A Courageous and
Compassionate Leader

G.W. Bush is not a pigheaded politician. Being able to admit when you're wrong is the mark of a great leader. He admits he sure was wrong when he recently lowered the age at which minors can be tried as adults in Texas to 14. After consultations with religious leaders, and after the big fuss over his own 'youthful indiscretions', he has opted for a more compassionate position on minors in the legal system.

G.W.Bush On Juvenile Crime
If we are going to save a generation of young people, our children must know they will face bad consequences for criminal behavior.* But not until they have really grown up. As I've said often enough in this campaign my childhood didn't really end until I was in my mid thirties. In fact, I didn't really get my act fully together until I was 40.

“If I had been thrown in jail for minor drug crimes in my 'youth', I wouldn't have ever been able to become governor, or run for president. That's why as president I want to raise the 'certification' age--the age at which minors can be tried as adults--to age 40.
“It's true that we should suffer consequences for the mistakes we make--only after we've had ample time to mature. I for one, have never suffered a single consequence for any of the big mistakes I made before age 40. And I made quite a few of them, and even broke some laws.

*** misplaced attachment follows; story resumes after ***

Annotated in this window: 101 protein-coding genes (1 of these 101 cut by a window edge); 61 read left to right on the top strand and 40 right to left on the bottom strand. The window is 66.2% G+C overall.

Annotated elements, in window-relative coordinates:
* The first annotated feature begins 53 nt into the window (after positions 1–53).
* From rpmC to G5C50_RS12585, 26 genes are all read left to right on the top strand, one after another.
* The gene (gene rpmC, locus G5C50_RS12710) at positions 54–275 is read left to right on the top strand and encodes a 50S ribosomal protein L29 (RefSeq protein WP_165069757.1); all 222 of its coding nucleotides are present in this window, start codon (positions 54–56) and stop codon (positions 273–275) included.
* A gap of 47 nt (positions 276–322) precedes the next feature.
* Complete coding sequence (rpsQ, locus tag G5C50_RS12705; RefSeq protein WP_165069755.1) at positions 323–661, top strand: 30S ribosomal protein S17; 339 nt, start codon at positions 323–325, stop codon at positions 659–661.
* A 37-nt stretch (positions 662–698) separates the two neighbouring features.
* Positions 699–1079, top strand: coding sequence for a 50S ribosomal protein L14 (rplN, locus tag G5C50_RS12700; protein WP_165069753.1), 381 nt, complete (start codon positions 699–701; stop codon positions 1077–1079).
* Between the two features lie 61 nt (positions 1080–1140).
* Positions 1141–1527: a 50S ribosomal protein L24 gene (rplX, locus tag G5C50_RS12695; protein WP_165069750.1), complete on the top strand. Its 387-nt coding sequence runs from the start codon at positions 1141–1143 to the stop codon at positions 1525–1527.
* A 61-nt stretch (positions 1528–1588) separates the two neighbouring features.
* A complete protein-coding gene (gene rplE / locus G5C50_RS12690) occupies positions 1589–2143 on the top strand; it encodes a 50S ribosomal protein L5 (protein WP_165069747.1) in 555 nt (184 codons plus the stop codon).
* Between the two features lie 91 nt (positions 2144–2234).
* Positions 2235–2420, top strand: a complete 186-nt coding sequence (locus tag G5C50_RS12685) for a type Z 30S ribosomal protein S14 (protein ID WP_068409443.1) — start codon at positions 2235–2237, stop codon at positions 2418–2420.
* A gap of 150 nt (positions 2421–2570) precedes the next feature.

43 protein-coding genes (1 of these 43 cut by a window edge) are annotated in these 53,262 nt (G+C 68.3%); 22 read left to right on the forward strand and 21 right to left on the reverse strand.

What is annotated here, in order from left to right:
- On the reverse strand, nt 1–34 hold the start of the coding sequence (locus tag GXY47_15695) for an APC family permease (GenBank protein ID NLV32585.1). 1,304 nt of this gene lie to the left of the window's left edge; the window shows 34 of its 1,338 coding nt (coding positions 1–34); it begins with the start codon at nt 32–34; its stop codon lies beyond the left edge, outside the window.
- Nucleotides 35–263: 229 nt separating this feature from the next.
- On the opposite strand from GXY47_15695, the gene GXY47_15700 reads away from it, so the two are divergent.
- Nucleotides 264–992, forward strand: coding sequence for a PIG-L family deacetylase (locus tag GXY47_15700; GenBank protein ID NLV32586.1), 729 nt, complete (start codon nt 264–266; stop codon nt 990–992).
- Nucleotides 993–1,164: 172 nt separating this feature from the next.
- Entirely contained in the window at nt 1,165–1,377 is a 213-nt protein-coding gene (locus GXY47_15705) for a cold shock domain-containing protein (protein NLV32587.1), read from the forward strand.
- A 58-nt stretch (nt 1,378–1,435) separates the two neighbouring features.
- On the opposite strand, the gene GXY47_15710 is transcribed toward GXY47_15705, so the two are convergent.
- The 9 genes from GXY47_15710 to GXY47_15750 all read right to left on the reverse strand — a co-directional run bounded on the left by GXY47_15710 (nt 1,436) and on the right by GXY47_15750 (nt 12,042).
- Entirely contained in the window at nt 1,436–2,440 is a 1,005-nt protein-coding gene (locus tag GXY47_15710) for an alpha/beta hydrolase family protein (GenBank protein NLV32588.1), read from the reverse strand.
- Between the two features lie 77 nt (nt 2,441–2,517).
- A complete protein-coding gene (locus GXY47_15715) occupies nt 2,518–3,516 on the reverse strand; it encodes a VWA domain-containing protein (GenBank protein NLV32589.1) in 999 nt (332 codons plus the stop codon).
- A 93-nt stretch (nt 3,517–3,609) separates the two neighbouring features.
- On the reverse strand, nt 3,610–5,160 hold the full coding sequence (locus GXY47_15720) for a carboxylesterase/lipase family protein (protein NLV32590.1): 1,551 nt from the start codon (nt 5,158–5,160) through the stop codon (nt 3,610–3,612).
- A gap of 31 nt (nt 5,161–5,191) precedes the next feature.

“Some people have said that I should dwell on those mistakes, itemize them and bow out of the race for president. But I'll just repeat, what I've said over and over:

I'm not going to talk about what I did as a child. It is irrelevant what I did 20 to 30 years ago. What's relevant is that I have learned from any mistakes I made.* And that's what's relevant for the youth of America. Have they grown up? Have they had enough time to grow up? And have they learned from the mistakes they've made.

 

*FROM THE HORSES MOUTH:

"I'm not going to talk about what I did as a child. What I am going to talk about -- and I am going to say this consistently -- [is that] it is irrelevant what I did 20 to 30 years ago. What's relevant is that I have learned from any mistakes I made. I do not want to send signals to anybody that what Gov. Bush did 30 years ago is cool to try." --Gov. Bush in an interview with WMUR-TV in New Hampshire, when asked if he had used "drugs, marijuana, cocaine" (See news story.)

If we are going to save a generation of young people, our children must know they will face bad consequences for criminal behavior. Sadly, too many youths are not getting that message. Our juvenile justice system must say to our children: We love you, but we are going to hold you accountable for your actions.--Bush campaign literature.